In 2011 the Nova Scotia government got back into the paving business after 18 years away, saying the province could save millions by doing some projects on its own. (CBC)

A Cape Breton MLA is calling for an independent review of roadwork done recently on Isle Madame, saying the NDP government's chip-sealing process is making the roads worse.

Michel Samson said his constituents are upset.

"They’re complaining about the whole process. When the work was done, the amount of chips that were flying and causing damage to windshields and to vehicles, loose gravel that still is on the roads, and the quality of the surface itself, which is now quite bumpy and certainly nowhere near what was there before the work started," said Samson.

The MLA for Richmond County said the province needs to undertake an immediate review of the chip-sealing project to see what can be done to fix the issues.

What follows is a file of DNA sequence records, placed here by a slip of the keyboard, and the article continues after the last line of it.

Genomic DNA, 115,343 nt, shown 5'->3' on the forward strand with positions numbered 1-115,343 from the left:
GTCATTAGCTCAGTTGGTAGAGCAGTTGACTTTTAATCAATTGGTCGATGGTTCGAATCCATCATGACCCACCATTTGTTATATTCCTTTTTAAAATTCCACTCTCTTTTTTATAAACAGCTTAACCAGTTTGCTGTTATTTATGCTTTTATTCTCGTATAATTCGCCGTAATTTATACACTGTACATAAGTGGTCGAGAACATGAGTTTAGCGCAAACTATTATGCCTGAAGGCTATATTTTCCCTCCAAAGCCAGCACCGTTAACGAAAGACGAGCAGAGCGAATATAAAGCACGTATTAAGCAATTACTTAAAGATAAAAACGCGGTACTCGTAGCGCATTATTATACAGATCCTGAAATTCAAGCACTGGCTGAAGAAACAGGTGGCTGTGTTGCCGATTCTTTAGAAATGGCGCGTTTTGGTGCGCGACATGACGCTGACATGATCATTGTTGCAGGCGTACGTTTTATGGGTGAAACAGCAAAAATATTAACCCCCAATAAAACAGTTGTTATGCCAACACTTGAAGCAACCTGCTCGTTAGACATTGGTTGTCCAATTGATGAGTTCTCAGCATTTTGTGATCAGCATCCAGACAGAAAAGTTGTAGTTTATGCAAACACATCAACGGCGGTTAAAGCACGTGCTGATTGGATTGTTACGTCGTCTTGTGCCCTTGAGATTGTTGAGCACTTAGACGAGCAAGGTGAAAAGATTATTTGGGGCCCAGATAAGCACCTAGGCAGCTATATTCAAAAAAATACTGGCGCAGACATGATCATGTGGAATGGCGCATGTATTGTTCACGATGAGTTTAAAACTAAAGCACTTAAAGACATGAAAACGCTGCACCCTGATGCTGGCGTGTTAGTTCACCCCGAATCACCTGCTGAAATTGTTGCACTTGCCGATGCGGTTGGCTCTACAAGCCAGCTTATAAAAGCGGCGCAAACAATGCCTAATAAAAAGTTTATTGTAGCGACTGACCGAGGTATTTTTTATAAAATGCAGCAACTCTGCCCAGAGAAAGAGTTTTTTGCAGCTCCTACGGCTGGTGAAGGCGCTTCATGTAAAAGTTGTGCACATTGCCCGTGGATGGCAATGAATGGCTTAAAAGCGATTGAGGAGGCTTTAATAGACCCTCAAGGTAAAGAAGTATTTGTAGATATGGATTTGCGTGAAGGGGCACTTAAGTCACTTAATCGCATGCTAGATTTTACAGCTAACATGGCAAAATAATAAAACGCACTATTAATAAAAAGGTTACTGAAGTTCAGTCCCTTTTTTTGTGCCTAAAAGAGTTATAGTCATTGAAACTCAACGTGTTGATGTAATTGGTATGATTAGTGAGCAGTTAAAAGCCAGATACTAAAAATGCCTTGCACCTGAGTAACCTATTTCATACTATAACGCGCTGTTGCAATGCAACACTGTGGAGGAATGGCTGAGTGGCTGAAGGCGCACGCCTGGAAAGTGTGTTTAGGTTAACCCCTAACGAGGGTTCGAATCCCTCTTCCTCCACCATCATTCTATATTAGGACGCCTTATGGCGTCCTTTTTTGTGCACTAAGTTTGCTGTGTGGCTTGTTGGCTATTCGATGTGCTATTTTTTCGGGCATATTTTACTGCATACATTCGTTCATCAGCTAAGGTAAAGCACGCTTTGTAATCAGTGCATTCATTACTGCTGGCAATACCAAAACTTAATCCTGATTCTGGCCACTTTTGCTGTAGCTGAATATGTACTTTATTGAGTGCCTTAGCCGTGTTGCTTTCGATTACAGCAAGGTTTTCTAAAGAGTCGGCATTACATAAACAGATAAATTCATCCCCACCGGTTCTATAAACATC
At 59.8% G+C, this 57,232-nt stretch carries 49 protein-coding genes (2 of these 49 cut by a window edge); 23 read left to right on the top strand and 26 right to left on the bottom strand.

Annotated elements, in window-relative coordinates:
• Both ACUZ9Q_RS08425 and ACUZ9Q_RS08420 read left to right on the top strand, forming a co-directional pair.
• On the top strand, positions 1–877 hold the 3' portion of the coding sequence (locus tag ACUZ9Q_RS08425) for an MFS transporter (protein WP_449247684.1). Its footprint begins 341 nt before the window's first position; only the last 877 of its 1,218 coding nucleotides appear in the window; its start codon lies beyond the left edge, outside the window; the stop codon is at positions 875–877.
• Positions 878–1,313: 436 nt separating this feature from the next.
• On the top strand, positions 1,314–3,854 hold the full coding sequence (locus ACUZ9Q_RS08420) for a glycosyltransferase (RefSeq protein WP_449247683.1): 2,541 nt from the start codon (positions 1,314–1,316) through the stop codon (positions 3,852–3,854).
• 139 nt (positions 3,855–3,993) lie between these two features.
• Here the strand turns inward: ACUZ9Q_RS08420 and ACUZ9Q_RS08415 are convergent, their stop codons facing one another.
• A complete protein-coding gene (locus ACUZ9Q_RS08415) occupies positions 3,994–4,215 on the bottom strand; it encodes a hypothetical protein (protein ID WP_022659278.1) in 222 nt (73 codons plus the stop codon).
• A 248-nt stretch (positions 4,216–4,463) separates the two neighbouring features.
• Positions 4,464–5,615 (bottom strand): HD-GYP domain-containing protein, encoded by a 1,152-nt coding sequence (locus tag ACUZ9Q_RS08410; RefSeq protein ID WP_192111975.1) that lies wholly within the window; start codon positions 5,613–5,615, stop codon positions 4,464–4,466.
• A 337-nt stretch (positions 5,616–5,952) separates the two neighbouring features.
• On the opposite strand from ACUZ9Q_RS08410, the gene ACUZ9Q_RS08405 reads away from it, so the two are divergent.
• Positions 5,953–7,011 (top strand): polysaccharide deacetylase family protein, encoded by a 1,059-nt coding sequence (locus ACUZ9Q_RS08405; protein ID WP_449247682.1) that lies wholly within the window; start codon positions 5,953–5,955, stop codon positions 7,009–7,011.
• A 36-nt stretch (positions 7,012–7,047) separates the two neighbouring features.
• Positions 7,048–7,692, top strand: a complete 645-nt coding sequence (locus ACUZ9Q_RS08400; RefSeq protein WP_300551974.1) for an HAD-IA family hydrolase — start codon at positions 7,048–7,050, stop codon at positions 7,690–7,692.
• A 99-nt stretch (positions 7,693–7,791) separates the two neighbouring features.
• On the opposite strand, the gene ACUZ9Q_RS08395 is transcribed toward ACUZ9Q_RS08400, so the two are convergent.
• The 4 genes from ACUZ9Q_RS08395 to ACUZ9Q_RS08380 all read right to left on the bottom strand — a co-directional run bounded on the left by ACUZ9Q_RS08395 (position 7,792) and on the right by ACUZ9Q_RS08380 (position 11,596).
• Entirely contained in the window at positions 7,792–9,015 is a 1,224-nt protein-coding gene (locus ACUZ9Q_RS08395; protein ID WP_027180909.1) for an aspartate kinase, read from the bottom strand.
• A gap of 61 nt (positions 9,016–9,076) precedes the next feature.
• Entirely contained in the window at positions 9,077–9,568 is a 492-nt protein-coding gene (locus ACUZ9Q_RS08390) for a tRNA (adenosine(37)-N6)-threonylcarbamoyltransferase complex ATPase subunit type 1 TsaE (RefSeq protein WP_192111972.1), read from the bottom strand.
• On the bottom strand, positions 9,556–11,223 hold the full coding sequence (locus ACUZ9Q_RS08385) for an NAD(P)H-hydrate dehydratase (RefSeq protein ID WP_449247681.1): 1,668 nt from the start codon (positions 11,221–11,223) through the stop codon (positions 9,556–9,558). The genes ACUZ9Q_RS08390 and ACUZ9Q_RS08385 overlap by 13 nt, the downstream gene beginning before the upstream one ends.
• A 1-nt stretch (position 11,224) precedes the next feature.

In 2011 the NDP government created an 11-member chip-sealing crew because it said private road builders were overcharging the government in some parts of the province.

Officials with the Department of Transportation and Infrastructure Renewal said the creation of the crew was a success because it forced private road builders to lower their prices. But the opposition and members of the Nova Scotia Road Builders Association criticized the work, saying the government's chip-sealing operation didn't meet the targets it promised.

The NDP government was also accused of influencing a decision to chip-seal a section of Renfrew Road in East Hants, which leads to the home of John MacDonell — the Minister of Agriculture and Service Nova Scotia and Municipal Relations.